In Nigeria, the performance circuit left behind post-independence was quickly utilised by Nigerian artists eager to revive traditional methods of theatre, and the monologue melded into the work of Wole Soyinka and Duro Ladipo, for example, as well as that of the jeli, griots and storytellers.

Performance poetry, or spoken word, is obviously not quite the same as many of the old music hall style monologues, nor as accessible as Alan Bennett’s television work such as Talking Heads – it is more visceral than that.

All these performance styles – of delivering words instead of music or drama – are only distantly connected to the art of performing epic literature. According to Albert Lord, in The Singer of Tales, they do, however, all have ‘commonalities concerning the oral composition of traditional storytelling’.

This is why I’m looking forward to seeing The 14th Tale for the first time. I will not, however, be poking the performer with a stick like Marriott Edgar’s Albert, or trying to steal his jewels like Mad Carew!

Stories told, stories shared

by Maddy Costa
As an outsider, and a non-driver, and a somewhat anxious woman, the journey to the Lakeside in Colchester feels significantly more intimidating than I suspect it is for people who live here, and drive, and don’t feel scared walking on the edge of murky parkland after dark. If I were a student here, I tell myself, from the safety of the back seat of a cab, I’d see everything programmed at the Lakeside. Then I remember that when I actually was a student, I barely even bothered seeing the theatre work my friends were making: chances are, student-me wouldn’t go to the Lakeside at all.

Sure enough, the auditorium – capacity 217 – is less than half full for Inua Ellams‘ The 14th Tale, touring here as part of the NTiYN project. As always in rooms that are less than half full for work that is intricate, funny, thoughtful, tender, revealing, optimistic, I feel sad and confused and a little bit angry that there aren’t more people here to appreciate it. Sad because I think people are missing out on something wonderful, confused because I don’t know yet how to entice them along, a little bit angry because I’m pig-headedly sure someone else does know and hasn’t taken the time to act upon that knowledge. Rationally, I realise it’s not as simple as that.

The 14th Tale is an autobiographical romp giddy with mischief and mayhem: Inua as a child, raiding the buffet at a family party; Inua slightly older, puffed up with pride as he invents the Bible story he didn’t read for homework; Inua arriving in London, struggling to assimilate, electrified by the discovery that the cane is no longer an accepted punishment in British schools, running riot, exhausting even his own capacity for disobedience. He describes himself as a trouble-maker from a long line of trouble-makers, and as he wonders what havoc his future son might wreak, I think of my own family of trouble-makers, my father who at the age of eight walked from his village in Cyprus to the Troodos mountains to see snow with his own eyes, my brother whose favourite game at the age of eight involved a roll of toilet paper and a box of matches, the son that has come to me, only four but already a cheeky blighter with an angel’s smile. Now and then I glance at the people in the audience and wonder: what are your stories? What rules did you break? And if you weren’t the trouble-maker in your family, who was?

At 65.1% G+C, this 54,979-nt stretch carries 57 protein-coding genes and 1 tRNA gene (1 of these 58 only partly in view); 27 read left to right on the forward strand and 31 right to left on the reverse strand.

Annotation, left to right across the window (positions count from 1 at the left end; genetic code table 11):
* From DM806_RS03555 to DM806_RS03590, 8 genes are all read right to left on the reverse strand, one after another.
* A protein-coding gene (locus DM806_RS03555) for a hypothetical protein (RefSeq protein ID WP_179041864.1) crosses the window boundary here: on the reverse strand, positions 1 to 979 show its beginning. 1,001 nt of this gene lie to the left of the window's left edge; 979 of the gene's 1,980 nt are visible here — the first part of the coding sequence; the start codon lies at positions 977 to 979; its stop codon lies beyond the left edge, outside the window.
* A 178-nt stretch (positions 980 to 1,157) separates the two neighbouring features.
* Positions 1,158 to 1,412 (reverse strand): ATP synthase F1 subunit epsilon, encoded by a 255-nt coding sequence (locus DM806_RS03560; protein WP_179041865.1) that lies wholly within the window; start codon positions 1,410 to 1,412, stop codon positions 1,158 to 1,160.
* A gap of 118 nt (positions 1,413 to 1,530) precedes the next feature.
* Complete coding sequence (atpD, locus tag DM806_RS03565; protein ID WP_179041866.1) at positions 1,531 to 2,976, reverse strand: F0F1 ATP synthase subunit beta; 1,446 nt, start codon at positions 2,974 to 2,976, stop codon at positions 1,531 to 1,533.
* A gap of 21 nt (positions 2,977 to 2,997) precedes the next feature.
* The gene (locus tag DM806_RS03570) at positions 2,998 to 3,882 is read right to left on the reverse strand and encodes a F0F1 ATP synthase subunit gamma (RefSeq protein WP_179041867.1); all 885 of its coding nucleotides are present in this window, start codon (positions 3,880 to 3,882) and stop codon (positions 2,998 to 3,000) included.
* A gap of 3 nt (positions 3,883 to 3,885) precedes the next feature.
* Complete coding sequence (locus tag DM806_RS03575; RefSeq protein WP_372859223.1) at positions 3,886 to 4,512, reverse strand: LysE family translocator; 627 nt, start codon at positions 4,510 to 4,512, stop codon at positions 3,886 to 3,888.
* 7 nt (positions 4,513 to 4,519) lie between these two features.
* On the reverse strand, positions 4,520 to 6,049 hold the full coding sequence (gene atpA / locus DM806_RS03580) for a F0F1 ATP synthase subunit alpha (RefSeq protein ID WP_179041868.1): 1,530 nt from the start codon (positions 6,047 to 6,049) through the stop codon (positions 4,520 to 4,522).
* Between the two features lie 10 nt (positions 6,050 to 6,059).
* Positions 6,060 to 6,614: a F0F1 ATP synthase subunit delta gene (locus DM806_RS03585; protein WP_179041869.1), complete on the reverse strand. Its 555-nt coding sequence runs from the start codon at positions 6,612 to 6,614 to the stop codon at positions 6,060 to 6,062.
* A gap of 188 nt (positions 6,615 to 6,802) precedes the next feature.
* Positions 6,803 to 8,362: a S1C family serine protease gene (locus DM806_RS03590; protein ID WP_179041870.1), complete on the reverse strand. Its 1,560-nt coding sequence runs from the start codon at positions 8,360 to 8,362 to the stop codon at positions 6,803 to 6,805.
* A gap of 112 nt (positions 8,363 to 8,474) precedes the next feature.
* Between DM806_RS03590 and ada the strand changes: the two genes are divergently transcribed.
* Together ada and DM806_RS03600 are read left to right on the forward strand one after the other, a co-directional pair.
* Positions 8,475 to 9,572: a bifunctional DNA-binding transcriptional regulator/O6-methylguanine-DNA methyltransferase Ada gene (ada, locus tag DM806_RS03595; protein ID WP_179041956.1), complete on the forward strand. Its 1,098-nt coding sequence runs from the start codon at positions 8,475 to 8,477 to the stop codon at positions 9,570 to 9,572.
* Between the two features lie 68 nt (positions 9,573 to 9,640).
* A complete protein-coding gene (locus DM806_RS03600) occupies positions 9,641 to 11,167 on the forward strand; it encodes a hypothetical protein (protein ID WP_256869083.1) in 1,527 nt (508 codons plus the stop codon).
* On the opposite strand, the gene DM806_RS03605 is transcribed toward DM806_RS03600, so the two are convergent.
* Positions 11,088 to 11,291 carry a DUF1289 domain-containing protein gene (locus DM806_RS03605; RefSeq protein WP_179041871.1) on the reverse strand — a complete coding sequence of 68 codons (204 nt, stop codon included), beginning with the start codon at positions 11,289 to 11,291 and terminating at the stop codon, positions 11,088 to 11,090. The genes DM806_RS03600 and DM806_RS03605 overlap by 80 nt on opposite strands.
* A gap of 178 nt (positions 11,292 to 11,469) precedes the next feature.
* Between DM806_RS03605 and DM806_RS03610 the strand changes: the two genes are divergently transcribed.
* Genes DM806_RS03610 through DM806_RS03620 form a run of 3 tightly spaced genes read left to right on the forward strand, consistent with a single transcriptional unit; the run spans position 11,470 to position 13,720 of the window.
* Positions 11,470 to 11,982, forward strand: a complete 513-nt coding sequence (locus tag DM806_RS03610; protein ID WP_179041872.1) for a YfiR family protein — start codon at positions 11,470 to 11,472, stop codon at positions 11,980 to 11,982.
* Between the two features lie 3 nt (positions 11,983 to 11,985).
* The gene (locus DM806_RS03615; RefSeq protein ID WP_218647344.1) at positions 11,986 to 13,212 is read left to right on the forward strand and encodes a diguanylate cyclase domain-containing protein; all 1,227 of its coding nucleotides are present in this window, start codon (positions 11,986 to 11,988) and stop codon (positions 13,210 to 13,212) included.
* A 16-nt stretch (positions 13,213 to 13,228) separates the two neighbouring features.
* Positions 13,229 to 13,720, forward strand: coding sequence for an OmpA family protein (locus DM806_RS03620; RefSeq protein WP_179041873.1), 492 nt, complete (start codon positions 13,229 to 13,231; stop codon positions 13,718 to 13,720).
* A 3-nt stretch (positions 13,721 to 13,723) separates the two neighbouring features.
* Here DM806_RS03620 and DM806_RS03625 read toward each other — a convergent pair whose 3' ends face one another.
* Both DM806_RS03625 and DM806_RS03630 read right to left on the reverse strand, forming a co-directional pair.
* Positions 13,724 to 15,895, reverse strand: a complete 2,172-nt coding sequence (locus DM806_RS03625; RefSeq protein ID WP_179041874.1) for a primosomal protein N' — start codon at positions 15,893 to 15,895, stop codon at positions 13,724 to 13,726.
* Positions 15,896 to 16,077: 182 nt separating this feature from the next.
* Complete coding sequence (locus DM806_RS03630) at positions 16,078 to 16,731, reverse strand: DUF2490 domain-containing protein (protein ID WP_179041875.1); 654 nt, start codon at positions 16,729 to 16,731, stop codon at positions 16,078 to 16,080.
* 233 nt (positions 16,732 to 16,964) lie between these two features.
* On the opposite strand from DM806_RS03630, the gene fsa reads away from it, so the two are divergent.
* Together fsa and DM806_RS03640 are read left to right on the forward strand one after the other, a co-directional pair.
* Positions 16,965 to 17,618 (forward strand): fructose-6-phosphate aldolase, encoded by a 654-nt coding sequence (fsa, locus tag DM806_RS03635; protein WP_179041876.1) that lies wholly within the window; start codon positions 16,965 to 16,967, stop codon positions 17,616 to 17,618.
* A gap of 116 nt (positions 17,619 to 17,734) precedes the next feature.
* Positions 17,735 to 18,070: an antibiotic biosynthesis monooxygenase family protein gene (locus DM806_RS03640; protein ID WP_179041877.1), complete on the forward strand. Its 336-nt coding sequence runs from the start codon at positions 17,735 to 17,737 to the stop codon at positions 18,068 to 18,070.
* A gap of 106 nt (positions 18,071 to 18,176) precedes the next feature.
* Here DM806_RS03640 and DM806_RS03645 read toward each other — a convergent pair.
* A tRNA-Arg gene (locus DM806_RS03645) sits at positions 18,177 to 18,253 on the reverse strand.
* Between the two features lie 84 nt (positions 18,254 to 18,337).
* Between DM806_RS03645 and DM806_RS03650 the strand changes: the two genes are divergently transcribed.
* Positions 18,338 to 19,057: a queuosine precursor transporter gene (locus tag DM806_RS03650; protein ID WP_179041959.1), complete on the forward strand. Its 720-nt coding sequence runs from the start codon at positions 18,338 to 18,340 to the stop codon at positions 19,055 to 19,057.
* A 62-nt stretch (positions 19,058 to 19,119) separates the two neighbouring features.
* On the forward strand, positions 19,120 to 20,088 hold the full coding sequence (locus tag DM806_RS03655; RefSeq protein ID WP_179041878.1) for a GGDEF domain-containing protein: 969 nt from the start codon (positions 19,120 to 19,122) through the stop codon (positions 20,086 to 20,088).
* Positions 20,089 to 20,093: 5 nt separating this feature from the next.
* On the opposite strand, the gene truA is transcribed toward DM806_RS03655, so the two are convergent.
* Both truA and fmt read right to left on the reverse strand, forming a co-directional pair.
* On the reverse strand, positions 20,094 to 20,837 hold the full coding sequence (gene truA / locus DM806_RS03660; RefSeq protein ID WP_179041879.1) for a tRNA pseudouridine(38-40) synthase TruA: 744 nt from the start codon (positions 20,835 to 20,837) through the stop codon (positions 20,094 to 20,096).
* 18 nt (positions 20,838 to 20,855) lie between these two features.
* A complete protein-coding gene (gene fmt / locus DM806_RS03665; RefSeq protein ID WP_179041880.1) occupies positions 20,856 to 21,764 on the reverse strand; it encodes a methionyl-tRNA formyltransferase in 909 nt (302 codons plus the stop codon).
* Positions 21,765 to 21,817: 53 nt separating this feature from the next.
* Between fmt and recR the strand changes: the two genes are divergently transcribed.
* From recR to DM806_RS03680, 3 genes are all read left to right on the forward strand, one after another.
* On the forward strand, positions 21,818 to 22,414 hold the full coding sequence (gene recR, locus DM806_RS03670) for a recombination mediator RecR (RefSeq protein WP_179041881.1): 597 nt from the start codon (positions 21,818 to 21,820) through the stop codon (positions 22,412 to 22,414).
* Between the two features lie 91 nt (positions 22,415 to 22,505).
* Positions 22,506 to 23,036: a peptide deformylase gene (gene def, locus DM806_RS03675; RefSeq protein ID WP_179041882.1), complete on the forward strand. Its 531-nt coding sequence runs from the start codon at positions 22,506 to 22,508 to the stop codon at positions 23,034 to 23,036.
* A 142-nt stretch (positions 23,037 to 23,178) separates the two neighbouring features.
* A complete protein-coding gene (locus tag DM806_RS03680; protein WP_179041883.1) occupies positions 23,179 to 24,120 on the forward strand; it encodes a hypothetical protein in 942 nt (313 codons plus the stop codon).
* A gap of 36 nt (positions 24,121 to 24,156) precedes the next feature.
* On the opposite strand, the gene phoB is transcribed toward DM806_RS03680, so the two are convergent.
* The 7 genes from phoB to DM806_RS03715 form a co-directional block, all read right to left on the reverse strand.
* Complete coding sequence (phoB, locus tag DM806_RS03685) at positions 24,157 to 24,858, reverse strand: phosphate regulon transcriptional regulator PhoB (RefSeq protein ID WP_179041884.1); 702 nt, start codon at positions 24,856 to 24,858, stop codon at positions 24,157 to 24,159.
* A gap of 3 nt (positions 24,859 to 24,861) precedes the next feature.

I’d like to ask them, but the post-show event doesn’t make room for that. The discussion follows the traditional format of a panel of talkers – that’s Inua and me – being asked questions, mostly about writing, first by an interviewer (Anne Langford, NTiYN project manager) and then by the audience. It adheres to the existing model beautifully. But this isn’t a conversation; people are invited to ask questions, but in a way that doesn’t give them room to speak.

Among the show’s audience were members of the university’s Afro-Caribbean society, who came on the encouragement of (I think) Jordana Golbourn, who is working locally for Fuel on audience development. They came because they thought it would be a nice change from what they do usually – a social activity like going out bowling – and perhaps a bit more grown-up. They showed no intention of staying for the post-show event until Inua asked them to do so. I suspect it’s because there is very little that feels “social” about going to the theatre when, having already spent an hour sitting together in silence, you then have to continue to sit in silence for another 40 minutes. If theatre is going to feel like a conversation, it’s not enough to talk at people about it: we have to talk with them.

The post-show event I’d love to hold after a performance of The 14th Tale would eliminate the hierarchy of maker, critic and audience, and invite everyone to sit and talk equally. Rather than have the audience ask me questions, I’d like to ask them questions: what was the naughtiest thing you did as a child? What did you get away with? What was the worst that happened when you got caught? What did The 14th Tale bring back for you?

In between seeing that show and writing this, I read the Live Art UK document Getting It Out There, and was struck by Bryony Kimmings‘ description of how she built up her audience in Manchester. The words “I go out for drinks” come up a lot. She isn’t “developing an audience”. She’s making friends. And you don’t make friends by talking incessantly about yourself. You have to do some listening, too.